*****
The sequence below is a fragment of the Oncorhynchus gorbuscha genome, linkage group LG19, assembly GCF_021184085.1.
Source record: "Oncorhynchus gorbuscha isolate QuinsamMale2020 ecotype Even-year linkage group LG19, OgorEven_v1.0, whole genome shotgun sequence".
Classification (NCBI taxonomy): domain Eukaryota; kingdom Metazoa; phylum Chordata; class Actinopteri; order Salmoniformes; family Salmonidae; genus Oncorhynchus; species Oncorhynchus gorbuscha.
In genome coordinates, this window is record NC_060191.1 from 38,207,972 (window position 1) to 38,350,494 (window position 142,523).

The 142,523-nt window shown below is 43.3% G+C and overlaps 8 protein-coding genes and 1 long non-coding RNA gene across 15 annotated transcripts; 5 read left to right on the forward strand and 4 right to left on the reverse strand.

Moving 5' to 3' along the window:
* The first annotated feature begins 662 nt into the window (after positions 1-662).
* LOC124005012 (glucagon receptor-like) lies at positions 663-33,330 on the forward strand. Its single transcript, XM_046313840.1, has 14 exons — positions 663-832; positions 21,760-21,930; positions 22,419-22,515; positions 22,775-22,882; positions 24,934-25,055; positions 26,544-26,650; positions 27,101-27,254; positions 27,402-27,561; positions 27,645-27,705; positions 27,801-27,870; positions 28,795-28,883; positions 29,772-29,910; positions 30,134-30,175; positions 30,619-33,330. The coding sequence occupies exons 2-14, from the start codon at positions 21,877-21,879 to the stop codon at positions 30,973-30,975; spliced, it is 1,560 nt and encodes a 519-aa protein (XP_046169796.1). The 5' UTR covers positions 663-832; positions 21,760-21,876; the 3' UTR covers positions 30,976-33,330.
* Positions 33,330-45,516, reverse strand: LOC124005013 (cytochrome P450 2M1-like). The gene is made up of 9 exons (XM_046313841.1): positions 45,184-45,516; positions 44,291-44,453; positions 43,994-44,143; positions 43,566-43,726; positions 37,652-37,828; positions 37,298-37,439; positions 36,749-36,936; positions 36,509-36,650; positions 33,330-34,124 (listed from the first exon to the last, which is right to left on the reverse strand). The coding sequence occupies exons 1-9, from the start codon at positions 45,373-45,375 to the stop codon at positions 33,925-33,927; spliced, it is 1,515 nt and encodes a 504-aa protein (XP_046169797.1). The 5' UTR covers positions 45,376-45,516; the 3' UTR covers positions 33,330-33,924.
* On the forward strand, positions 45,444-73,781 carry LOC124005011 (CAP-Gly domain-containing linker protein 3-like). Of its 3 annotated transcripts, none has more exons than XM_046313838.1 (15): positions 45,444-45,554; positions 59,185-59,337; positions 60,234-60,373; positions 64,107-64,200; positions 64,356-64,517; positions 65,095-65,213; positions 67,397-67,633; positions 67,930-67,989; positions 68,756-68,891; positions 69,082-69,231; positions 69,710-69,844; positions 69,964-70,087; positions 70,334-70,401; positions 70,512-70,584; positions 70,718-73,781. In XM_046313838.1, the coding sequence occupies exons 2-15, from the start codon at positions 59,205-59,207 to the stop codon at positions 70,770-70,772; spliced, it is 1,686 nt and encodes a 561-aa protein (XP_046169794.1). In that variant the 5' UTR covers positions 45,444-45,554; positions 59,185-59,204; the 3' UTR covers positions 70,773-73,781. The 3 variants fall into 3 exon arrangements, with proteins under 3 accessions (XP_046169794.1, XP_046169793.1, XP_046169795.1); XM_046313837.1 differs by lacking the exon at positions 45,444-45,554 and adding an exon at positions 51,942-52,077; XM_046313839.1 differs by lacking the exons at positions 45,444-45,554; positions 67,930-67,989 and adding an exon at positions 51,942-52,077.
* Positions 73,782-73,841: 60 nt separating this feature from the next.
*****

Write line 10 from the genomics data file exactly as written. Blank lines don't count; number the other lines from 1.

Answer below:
* On the forward strand, positions 45,444-73,781 carry LOC124005011 (CAP-Gly domain-containing linker protein 3-like). Of its 3 annotated transcripts, none has more exons than XM_046313838.1 (15): positions 45,444-45,554; positions 59,185-59,337; positions 60,234-60,373; positions 64,107-64,200; positions 64,356-64,517; positions 65,095-65,213; positions 67,397-67,633; positions 67,930-67,989; positions 68,756-68,891; positions 69,082-69,231; positions 69,710-69,844; positions 69,964-70,087; positions 70,334-70,401; positions 70,512-70,584; positions 70,718-73,781. In XM_046313838.1, the coding sequence occupies exons 2-15, from the start codon at positions 59,205-59,207 to the stop codon at positions 70,770-70,772; spliced, it is 1,686 nt and encodes a 561-aa protein (XP_046169794.1). In that variant the 5' UTR covers positions 45,444-45,554; positions 59,185-59,204; the 3' UTR covers positions 70,773-73,781. The 3 variants fall into 3 exon arrangements, with proteins under 3 accessions (XP_046169794.1, XP_046169793.1, XP_046169795.1); XM_046313837.1 differs by lacking the exon at positions 45,444-45,554 and adding an exon at positions 51,942-52,077; XM_046313839.1 differs by lacking the exons at positions 45,444-45,554; positions 67,930-67,989 and adding an exon at positions 51,942-52,077.